This is when the six months starts - when the blood is drawn and sent in for testing.

The clinic tests the blood to be sure the rabies vaccine is there. They send the results back to your vet.

Link to DEFRA page with blood test information

>> We are waiting for 30 days before we have Buddy's blood test sent to the lab in Kansas.

Step 4 - Start the official paperwork (veterinary certificate)

Pets coming into the UK from outside of the European Union (e.g. from the US or Canada) must have an official veterinary certificate (titled "Veterinary certificate for domestic dogs, cats and ferrets entering the European Community for non-commercial movements (Regulation (EC) No 998/2003)"). If your vet does not have the veterinary certificate, you can download it from the USDA website and bring it to the vet.

Link to PDF from USDA website for veterinary certificate

Your vet fills out the veterinary certificate and sends it plus the blood sample results to the local USDA - APHIS office where they fill out the veterinary certificate and return it and the blood results form to you.

Keep the blood test results and the veterinary certificate; you will need them later.

Link to DEFRA page with documentation information

>> I phoned my local USDA office and went over all the steps of this process with them. They gave me the link for the veterinary certificate and I printed it out and took it to the vet.

Step 4 - Wait for six months

They call it the "six month rule" - you prove your pet has been vaccinated for rabies, then you wait six months to be sure the animal had not contracted rabies before the vaccination. There is no way around this, you have to wait six months.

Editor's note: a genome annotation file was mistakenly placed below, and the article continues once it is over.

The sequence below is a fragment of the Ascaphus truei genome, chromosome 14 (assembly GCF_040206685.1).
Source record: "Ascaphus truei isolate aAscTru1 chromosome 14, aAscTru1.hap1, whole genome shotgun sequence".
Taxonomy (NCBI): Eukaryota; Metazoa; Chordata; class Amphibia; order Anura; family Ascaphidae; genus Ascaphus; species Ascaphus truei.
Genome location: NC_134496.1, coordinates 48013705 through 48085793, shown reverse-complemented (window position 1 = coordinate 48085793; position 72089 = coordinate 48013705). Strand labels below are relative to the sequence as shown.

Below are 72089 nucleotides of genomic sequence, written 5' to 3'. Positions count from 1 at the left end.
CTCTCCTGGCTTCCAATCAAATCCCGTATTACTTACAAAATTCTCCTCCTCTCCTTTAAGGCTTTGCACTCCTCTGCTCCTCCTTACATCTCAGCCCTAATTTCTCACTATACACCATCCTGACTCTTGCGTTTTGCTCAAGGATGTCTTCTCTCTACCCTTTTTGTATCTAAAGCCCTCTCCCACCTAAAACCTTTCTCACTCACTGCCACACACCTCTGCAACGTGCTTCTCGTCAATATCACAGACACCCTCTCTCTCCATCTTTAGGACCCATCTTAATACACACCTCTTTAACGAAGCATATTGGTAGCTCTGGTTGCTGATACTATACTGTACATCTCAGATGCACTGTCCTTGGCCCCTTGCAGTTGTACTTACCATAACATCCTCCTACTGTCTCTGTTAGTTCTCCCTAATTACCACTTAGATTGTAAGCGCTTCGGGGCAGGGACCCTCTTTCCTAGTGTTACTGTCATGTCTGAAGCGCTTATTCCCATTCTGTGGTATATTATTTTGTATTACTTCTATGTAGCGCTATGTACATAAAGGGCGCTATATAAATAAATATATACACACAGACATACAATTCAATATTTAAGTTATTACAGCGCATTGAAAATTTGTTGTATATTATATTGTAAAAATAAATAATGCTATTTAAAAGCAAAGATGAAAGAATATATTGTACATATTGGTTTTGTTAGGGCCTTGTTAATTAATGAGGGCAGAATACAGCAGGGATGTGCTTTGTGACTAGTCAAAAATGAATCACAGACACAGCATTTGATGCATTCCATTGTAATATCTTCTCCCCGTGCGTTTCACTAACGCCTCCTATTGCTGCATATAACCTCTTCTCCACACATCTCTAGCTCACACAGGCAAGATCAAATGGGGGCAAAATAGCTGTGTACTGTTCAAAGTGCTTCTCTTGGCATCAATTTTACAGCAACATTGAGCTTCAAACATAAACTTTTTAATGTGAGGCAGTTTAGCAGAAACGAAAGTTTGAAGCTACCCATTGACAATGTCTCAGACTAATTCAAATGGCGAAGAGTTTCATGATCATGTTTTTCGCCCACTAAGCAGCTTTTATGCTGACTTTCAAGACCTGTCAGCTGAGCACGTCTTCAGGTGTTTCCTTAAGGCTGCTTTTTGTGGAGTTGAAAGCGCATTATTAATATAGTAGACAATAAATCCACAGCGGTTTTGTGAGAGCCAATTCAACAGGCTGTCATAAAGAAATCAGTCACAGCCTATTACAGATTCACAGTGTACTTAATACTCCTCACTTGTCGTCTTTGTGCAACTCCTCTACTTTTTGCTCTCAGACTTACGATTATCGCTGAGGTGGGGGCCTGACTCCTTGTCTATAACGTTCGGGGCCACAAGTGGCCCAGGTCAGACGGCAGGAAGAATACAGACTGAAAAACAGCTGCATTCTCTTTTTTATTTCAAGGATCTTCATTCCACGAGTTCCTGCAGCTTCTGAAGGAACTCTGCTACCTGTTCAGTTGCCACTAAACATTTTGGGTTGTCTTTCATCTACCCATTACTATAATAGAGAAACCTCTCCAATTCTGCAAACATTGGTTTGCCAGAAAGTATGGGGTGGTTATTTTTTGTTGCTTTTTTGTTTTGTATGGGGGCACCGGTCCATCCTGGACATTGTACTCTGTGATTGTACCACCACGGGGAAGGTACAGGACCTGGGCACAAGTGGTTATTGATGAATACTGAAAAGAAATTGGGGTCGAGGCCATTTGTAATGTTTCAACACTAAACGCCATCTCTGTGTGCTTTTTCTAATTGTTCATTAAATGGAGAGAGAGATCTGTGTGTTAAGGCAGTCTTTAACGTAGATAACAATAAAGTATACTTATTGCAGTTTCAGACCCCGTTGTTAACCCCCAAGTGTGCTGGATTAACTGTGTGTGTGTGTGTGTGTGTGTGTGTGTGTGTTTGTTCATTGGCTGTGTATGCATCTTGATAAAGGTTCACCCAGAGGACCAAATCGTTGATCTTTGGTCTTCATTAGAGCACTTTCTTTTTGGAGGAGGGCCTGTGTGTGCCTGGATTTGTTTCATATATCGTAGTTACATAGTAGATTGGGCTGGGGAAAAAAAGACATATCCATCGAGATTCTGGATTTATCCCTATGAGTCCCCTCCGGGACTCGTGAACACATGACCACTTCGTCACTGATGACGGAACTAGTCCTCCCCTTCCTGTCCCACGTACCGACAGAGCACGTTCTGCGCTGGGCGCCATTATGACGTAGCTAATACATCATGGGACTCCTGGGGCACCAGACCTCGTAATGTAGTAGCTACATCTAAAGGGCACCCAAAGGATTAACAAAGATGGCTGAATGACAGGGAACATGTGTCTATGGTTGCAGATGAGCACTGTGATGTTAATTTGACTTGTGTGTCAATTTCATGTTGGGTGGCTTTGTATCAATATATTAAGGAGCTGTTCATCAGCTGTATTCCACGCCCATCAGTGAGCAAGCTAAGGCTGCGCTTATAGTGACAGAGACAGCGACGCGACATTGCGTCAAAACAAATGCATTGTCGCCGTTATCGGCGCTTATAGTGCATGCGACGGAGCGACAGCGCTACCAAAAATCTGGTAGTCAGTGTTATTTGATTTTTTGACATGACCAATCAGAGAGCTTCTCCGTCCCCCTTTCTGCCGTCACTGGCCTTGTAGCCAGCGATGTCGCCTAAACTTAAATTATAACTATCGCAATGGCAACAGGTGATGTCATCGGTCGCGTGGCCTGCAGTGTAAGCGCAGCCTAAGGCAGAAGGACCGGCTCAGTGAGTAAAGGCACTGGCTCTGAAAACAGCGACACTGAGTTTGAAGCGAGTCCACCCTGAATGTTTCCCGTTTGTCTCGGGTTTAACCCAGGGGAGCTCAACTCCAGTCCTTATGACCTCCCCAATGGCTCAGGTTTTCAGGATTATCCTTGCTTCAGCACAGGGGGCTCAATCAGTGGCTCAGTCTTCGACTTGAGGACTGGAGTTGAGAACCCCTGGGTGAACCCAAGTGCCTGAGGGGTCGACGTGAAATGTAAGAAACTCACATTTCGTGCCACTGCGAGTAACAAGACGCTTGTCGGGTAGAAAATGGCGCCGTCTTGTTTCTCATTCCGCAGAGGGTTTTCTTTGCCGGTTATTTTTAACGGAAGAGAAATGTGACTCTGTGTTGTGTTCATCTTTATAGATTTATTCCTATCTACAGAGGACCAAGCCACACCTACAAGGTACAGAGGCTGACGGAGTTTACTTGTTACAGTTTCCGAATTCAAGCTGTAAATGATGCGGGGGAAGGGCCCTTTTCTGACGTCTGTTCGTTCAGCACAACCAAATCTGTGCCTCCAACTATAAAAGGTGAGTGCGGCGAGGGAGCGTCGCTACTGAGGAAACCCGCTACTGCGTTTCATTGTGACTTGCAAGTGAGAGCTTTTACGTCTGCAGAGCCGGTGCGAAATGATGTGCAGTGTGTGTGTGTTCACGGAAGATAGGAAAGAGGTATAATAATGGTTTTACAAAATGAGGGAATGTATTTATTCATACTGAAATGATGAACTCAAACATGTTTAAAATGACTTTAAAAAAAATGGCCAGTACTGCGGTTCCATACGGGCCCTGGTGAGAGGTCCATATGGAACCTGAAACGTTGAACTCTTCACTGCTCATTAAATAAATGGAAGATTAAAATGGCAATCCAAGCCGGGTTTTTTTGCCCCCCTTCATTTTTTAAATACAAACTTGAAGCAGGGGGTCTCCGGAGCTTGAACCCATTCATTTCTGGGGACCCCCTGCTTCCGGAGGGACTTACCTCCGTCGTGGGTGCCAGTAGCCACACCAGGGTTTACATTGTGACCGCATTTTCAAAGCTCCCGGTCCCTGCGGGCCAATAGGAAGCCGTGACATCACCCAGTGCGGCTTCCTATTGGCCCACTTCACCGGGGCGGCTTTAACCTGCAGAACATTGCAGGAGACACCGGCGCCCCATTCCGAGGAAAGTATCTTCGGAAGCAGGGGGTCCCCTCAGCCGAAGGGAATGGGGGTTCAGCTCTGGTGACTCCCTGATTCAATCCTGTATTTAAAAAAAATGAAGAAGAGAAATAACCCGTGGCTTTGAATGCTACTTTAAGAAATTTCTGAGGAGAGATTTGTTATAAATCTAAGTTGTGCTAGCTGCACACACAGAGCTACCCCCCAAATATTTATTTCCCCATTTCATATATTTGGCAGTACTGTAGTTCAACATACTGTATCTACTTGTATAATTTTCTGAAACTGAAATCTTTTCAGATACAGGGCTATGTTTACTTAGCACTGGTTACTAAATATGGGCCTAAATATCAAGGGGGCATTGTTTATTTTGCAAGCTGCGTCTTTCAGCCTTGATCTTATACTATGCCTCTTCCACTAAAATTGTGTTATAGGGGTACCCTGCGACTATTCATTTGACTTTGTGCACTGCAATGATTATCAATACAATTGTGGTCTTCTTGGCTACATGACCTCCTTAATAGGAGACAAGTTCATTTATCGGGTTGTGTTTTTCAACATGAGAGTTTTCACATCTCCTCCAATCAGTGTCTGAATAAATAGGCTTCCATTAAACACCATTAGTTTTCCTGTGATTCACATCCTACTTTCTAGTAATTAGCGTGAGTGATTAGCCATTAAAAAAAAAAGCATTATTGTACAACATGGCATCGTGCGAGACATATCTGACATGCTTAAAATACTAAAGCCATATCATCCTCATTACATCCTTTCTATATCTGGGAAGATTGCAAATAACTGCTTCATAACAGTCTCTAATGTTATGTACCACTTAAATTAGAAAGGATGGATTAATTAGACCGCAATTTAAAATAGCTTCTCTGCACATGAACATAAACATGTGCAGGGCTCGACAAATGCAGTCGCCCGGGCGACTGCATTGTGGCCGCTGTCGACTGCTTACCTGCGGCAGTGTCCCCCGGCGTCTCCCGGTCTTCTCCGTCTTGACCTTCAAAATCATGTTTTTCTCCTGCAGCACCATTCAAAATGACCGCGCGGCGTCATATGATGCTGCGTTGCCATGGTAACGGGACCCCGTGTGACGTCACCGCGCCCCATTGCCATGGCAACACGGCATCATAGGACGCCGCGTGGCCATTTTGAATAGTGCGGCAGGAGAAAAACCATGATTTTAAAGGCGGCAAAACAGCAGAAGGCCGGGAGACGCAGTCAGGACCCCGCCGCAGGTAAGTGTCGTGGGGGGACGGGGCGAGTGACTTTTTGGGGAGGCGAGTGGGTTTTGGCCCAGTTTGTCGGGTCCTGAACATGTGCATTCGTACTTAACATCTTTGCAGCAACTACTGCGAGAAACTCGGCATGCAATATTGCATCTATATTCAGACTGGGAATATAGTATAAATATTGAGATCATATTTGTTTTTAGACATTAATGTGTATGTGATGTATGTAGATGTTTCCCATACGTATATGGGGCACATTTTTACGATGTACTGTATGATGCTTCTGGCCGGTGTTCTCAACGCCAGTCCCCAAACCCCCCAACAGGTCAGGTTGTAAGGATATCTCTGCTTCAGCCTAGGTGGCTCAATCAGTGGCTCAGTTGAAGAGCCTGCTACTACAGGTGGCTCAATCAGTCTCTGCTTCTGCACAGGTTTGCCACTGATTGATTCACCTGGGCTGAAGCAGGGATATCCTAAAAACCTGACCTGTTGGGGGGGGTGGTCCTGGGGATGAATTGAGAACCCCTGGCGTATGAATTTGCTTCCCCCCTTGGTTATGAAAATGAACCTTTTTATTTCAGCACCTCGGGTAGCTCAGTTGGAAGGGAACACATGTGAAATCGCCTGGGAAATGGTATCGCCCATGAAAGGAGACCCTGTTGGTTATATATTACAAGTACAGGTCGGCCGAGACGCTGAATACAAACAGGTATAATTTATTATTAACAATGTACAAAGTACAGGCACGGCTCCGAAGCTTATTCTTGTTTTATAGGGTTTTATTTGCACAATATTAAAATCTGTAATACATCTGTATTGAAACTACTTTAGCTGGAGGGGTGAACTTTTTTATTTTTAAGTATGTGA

Step 5 - Before leaving, treat against ticks and tapeworm

48 - 24 hours before the pet leaves for the UK, he must be treated a vet for ticks and tapeworms. The vet fills out the corresponding section on the pet's veterinary certificate.

The USDA - APHIS recommends you have the vet do a general check on the pet and issue a international health certificate because you may need to show this to the airline before they will accept your pet.

Link to DEFRA page about treatment against ticks and tapeworms

Step 6 - Ship your pet to the United Kingdom

Ship your pet to the UK with an approved transport company and on an approved route.

Link to DEFRA page with approved routes and transport companies

>> We will probably ship Buddy from Denver to London, Heathrow via British Airways World Cargo. They take unaccompanied pets.


www.defra.gov.uk: Department for Environment, Food and Rural Affairs. This site has the regulations for bringing pets into the UK. They no longer need to be quarantined, but you have to get them chipped, vaccinated and have blood work done. You have to start this about six months before moving.

www.aphis.usda.gov: United States Department of Agriculture (USDA), Animal and Plant Health Inspection Service (APHIS).